Common in our yards but little known in the North American kitchen, purslane is both delicious and exceptionally nutritious. Common purslane (Portulaca oleracea) — also known as duckweed, fatweed, pursley, pussley, verdolagas and wild portulaca — is the most frequently reported “weed” species in the world. It can grow anywhere that has at least a two-month growing season.
Until recently, most research on purslane has focused on its eradication. A frequently overlooked approach to controlling this weed is to eat it! Purslane is so surprisingly tasty, North Carolina market gardener Patryk Battle says, “I have rarely had anybody not buy purslane after they’ve tried it.”
Purslane is somewhat crunchy and has a slight lemony taste. Some people liken it to watercress or spinach, and it can substitute for spinach in many recipes. Young, raw leaves and stems are tender and are good in salads and sandwiches. They can also be lightly steamed or stir-fried. Purslane’s high level of pectin (known to lower cholesterol) thickens soups and stews.
Battle also uses purslane in pesto. He throws basil and purslane (upper stems and all) into a blender or food processor, adds a small amount of olive oil, garlic, pine nuts and enough hot water to get a good consistency. Because it’s so juicy, purslane helps create a low-fat pesto without too much oil.

A Nutrient-Rich Weed

Purslane may be a common plant, but it is uncommonly good for you. It tops the list of plants high in vitamin E and an essential omega-3 fatty acid called alpha-linolenic acid (ALA). Purslane provides six times more vitamin E than spinach and seven times more beta carotene than carrots. It’s also rich in vitamin C, magnesium, riboflavin, potassium and phosphorus.
Omega-3s are a class of polyunsaturated essential fatty acids. Your body cannot manufacture essential fatty acids, so you must get them from food. Unfortunately, the typical American diet contains too few omega-3s, a shortage that is linked to a barrage of illnesses including heart disease, cancer and Alzheimer’s disease.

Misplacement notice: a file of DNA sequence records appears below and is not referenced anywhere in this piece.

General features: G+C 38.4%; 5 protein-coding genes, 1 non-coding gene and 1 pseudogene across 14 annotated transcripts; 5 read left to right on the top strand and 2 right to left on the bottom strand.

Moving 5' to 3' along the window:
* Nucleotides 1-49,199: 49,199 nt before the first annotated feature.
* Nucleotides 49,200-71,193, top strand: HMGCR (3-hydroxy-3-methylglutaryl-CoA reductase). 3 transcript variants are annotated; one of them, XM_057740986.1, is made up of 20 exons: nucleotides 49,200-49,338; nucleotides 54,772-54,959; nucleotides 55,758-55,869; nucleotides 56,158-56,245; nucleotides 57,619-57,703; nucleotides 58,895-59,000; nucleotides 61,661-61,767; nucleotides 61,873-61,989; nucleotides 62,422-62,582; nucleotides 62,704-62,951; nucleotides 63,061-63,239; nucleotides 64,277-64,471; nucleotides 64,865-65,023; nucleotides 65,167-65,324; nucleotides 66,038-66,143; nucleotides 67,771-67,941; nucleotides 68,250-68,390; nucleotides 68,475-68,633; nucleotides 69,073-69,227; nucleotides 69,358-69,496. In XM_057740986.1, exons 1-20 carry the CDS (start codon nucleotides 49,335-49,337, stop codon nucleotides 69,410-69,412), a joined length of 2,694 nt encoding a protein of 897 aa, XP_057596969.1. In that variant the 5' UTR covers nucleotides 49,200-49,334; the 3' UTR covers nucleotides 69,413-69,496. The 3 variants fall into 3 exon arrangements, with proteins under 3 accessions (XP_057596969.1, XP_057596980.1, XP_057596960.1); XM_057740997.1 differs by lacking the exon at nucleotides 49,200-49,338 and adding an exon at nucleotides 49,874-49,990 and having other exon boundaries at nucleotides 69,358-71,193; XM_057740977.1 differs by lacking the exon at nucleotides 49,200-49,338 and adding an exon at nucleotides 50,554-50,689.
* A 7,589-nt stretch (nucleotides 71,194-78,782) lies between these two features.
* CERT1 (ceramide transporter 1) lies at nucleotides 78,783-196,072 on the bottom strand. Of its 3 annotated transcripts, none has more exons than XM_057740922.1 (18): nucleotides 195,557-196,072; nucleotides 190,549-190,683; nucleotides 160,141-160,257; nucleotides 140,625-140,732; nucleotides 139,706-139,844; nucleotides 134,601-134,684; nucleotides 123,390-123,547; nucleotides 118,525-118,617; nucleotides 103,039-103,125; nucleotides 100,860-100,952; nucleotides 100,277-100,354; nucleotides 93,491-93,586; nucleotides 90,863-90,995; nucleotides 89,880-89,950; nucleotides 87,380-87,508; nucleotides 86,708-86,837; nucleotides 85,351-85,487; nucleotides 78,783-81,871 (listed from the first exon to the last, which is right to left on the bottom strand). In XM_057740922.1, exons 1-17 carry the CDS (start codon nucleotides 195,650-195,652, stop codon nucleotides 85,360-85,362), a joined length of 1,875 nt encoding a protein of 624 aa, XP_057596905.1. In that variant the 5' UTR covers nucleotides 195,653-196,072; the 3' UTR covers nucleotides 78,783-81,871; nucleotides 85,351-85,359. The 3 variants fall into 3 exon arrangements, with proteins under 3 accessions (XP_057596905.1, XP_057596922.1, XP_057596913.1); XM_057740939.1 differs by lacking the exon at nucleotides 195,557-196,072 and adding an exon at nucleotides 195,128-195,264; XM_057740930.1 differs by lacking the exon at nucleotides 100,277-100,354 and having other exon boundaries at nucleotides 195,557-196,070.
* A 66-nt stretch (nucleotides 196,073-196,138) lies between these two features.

ALA is most commonly found in plants and grass-fed meat and eggs. Artemis Simopoulos, co-author of The Omega Diet, says purslane is one of the richest known plant sources of ALA: It contains 15 times the amount found in most iceberg lettuce.
In addition to ALA, other omega-3s include eicosapentaenoic (EPA) and docosahexaenoic (DHA) acids mostly found in aquatic plants and animals, especially oily fish. Nutritionists now think all forms of omega-3s need to be plentiful in our diets p lants such as purslane may be part of the missing link to better nutrition. Ethnobiologists — scientists who study the relation between primitive human societies and the plants in their environment — believe that the plants humans ate long ago provided a greater proportion of nutrients than the plants we consume today. They estimate, for instance, that humans 40,000 to 10,000 years ago consumed an average of 390 milligrams per day of vitamin C from wild plants and fruits. In contrast, the average American today consumes just 88 milligrams of vitamin C per day. One cup of cooked purslane has 25 milligrams (20 percent of the recommended daily intake) of vitamin C.

Suzette arrived a little after 6:00 as I was still picking a few leaves of chard in the garden, a cucumber and mint for the tzatziki sauce.

It turned out the package of lamb contained two racks, so we decided to grill both racks and make couscous with purslane and Tzatziki Sauce.   Suzette took on the prep responsibilities for the couscous and the grilling and I looked up a recipe for tzatziki and prepared it.